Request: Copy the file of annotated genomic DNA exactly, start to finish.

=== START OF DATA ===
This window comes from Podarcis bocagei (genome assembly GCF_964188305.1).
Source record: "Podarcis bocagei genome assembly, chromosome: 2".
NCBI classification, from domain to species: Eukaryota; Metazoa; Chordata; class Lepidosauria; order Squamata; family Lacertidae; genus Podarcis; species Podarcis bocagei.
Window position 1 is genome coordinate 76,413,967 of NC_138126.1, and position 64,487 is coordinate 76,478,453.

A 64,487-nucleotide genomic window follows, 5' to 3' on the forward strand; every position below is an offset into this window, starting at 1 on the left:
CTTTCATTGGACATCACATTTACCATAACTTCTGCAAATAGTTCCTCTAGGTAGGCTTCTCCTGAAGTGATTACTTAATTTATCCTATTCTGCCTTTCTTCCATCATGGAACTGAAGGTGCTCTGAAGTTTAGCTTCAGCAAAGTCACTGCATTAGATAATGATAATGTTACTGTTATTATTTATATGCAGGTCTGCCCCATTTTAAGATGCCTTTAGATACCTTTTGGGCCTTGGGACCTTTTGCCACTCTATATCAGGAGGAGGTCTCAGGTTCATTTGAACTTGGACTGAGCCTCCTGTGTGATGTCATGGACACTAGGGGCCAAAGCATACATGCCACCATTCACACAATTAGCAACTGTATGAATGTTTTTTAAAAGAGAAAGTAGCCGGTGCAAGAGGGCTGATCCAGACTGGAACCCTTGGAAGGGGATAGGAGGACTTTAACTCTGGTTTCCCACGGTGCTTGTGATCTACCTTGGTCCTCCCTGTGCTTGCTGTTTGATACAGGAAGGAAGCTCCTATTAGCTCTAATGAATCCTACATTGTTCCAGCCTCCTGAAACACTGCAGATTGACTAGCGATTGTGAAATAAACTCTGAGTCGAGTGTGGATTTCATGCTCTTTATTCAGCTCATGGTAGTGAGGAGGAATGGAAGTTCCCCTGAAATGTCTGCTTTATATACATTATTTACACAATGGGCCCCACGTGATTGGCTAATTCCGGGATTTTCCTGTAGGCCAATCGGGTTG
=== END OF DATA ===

This window comes from Podarcis bocagei (genome assembly GCF_964188305.1).
Source record: "Podarcis bocagei genome assembly, chromosome: 2".
NCBI classification, from domain to species: Eukaryota; Metazoa; Chordata; class Lepidosauria; order Squamata; family Lacertidae; genus Podarcis; species Podarcis bocagei.
Window position 1 is genome coordinate 76,413,967 of NC_138126.1, and position 64,487 is coordinate 76,478,453.

A 64,487-nucleotide genomic window follows, 5' to 3' on the forward strand; every position below is an offset into this window, starting at 1 on the left:
CTTTCATTGGACATCACATTTACCATAACTTCTGCAAATAGTTCCTCTAGGTAGGCTTCTCCTGAAGTGATTACTTAATTTATCCTATTCTGCCTTTCTTCCATCATGGAACTGAAGGTGCTCTGAAGTTTAGCTTCAGCAAAGTCACTGCATTAGATAATGATAATGTTACTGTTATTATTTATATGCAGGTCTGCCCCATTTTAAGATGCCTTTAGATACCTTTTGGGCCTTGGGACCTTTTGCCACTCTATATCAGGAGGAGGTCTCAGGTTCATTTGAACTTGGACTGAGCCTCCTGTGTGATGTCATGGACACTAGGGGCCAAAGCATACATGCCACCATTCACACAATTAGCAACTGTATGAATGTTTTTTAAAAGAGAAAGTAGCCGGTGCAAGAGGGCTGATCCAGACTGGAACCCTTGGAAGGGGATAGGAGGACTTTAACTCTGGTTTCCCACGGTGCTTGTGATCTACCTTGGTCCTCCCTGTGCTTGCTGTTTGATACAGGAAGGAAGCTCCTATTAGCTCTAATGAATCCTACATTGTTCCAGCCTCCTGAAACACTGCAGATTGACTAGCGATTGTGAAATAAACTCTGAGTCGAGTGTGGATTTCATGCTCTTTATTCAGCTCATGGTAGTGAGGAGGAATGGAAGTTCCCCTGAAATGTCTGCTTTATATACATTATTTACACAATGGGCCCCACGTGATTGGCTAATTCCGGGATTTTCCTGTAGGCCAATCGGGTTG